It’s a beautiful day and we are free to explore the city of Riga. We decided on a relaxing boat ride.
Here is the Latvia National Opera. Mikhail Baryshnikov, the famous ballet dancer, was born in Riga, Latvia, and he performed here before he defected to the USA.
Enjoying the ride out on the Daugava River … are those storm clouds a brewin’?
It’s a downpour. Note the captain of the ship has left his post to batten down the hatches. First mate Rob stands at the ready
to take the wheel.
Already for half a century every Riga Port passenger is greeted by the copper sculpture “Daugava” which is also the name of the river. It is situated at the Passenger Port building on the same level as ship decks. The sculpture symbolizes the nest of a stork and a lonely bird whose fate is to accompany and await the port arrivals.
The rain stopped just as we disembarked. This was a clever idea by the Aussie bar owner.
It’s time for lunch so we walk to the Central Market. These market buildings were originally airplane hangars.
This market was a literal meat market!!
For lunch I had soup in an edible cup. It was like a handheld bread bowl. They are trying to eliminate plastic waste. I was to drink it … no spoon needed. I asked the salesmen how fast I needed to eat it. One hour!!
This building is called the House of the Blackheads. The Brotherhood of Blackheads was organized in 1410. It was a guild for young unmarried merchants, mostly from Germany. Once they were married, they joined the Great Guild which was a step from being a merchant to politics.
The Blackhead building is as big as a church. They held big parties. Musicians came from the countryside.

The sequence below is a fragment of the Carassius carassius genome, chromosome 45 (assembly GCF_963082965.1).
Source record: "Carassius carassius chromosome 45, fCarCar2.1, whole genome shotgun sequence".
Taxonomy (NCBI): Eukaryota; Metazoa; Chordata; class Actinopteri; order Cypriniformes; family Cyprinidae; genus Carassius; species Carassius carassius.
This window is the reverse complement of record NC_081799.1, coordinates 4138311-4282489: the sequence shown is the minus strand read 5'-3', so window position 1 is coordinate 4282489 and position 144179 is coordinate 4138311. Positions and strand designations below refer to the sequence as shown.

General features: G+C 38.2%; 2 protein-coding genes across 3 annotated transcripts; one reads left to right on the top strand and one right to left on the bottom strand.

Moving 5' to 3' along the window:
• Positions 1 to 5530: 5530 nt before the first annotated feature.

Here is a gathering place or meeting room.
These are the busts of world famous foreign composers: Bach, Handel, Haydn, Mozart, Beethoven, Shubert, Wagner, and Brahms.
The “Town Musicians of Bremen” is a German fairy tale collected by the Brothers Grimm and published in Grimms’ Fairy Tales in 1819. It tells the story of four aging domestic animals, who after a lifetime of hard work are neglected and mistreated by their former masters. Riga was a Hanseatic City along with Bremen, Germany. This statue was a 1990 gift from Bremen to Riga symbolically looking through a crack in the Iron Curtain.
The Hanseatic League was a network of traders and 200 affiliated towns and cities in central and northern Europe with the aim of promoting and protecting trade. The network originated in Germany in the mid-12th century, mainly around the Baltic Sea.
There is a ritual that people like to follow when visiting the Town Musicians statue. Rubbing the noses of the animals is supposed to bring good luck. The respective parts of the statue are already quite shiny from all the rubbing. The most athletic visitors can even reach the rooster’s beak all the way on top and will, therefore, have an extra amount of good fortune coming their way! Rob got lucky!!
This hooded crow might want to join the musicians by landing on the top of the statue.